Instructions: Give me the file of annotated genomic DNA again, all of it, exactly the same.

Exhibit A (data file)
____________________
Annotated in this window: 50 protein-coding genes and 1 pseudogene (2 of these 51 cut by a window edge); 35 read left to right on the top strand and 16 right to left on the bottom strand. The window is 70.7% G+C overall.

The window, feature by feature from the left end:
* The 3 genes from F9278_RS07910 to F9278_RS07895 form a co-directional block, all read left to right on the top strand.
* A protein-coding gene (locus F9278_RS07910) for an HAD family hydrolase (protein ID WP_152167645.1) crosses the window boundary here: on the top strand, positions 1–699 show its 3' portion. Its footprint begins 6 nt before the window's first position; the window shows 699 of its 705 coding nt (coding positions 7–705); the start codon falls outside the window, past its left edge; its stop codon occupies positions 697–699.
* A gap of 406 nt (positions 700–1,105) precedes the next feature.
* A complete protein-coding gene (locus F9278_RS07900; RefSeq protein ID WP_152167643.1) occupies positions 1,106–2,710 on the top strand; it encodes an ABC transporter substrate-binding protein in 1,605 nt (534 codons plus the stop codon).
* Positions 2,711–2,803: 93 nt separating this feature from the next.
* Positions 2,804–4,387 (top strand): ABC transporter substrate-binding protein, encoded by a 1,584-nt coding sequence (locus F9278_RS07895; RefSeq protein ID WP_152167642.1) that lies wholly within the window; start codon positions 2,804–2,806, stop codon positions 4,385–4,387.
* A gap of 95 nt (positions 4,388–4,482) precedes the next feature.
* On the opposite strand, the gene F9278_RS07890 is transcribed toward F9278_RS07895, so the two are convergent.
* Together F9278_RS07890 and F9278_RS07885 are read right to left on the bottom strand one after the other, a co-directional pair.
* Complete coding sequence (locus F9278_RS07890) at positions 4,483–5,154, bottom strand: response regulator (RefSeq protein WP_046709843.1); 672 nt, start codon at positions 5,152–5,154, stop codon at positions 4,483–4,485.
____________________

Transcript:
Annotated in this window: 50 protein-coding genes and 1 pseudogene (2 of these 51 cut by a window edge); 35 read left to right on the top strand and 16 right to left on the bottom strand. The window is 70.7% G+C overall.

The window, feature by feature from the left end:
* The 3 genes from F9278_RS07910 to F9278_RS07895 form a co-directional block, all read left to right on the top strand.
* A protein-coding gene (locus F9278_RS07910) for an HAD family hydrolase (protein ID WP_152167645.1) crosses the window boundary here: on the top strand, positions 1–699 show its 3' portion. Its footprint begins 6 nt before the window's first position; the window shows 699 of its 705 coding nt (coding positions 7–705); the start codon falls outside the window, past its left edge; its stop codon occupies positions 697–699.
* A gap of 406 nt (positions 700–1,105) precedes the next feature.
* A complete protein-coding gene (locus F9278_RS07900; RefSeq protein ID WP_152167643.1) occupies positions 1,106–2,710 on the top strand; it encodes an ABC transporter substrate-binding protein in 1,605 nt (534 codons plus the stop codon).
* Positions 2,711–2,803: 93 nt separating this feature from the next.
* Positions 2,804–4,387 (top strand): ABC transporter substrate-binding protein, encoded by a 1,584-nt coding sequence (locus F9278_RS07895; RefSeq protein ID WP_152167642.1) that lies wholly within the window; start codon positions 2,804–2,806, stop codon positions 4,385–4,387.
* A gap of 95 nt (positions 4,388–4,482) precedes the next feature.
* On the opposite strand, the gene F9278_RS07890 is transcribed toward F9278_RS07895, so the two are convergent.
* Together F9278_RS07890 and F9278_RS07885 are read right to left on the bottom strand one after the other, a co-directional pair.
* Complete coding sequence (locus F9278_RS07890) at positions 4,483–5,154, bottom strand: response regulator (RefSeq protein WP_046709843.1); 672 nt, start codon at positions 5,152–5,154, stop codon at positions 4,483–4,485.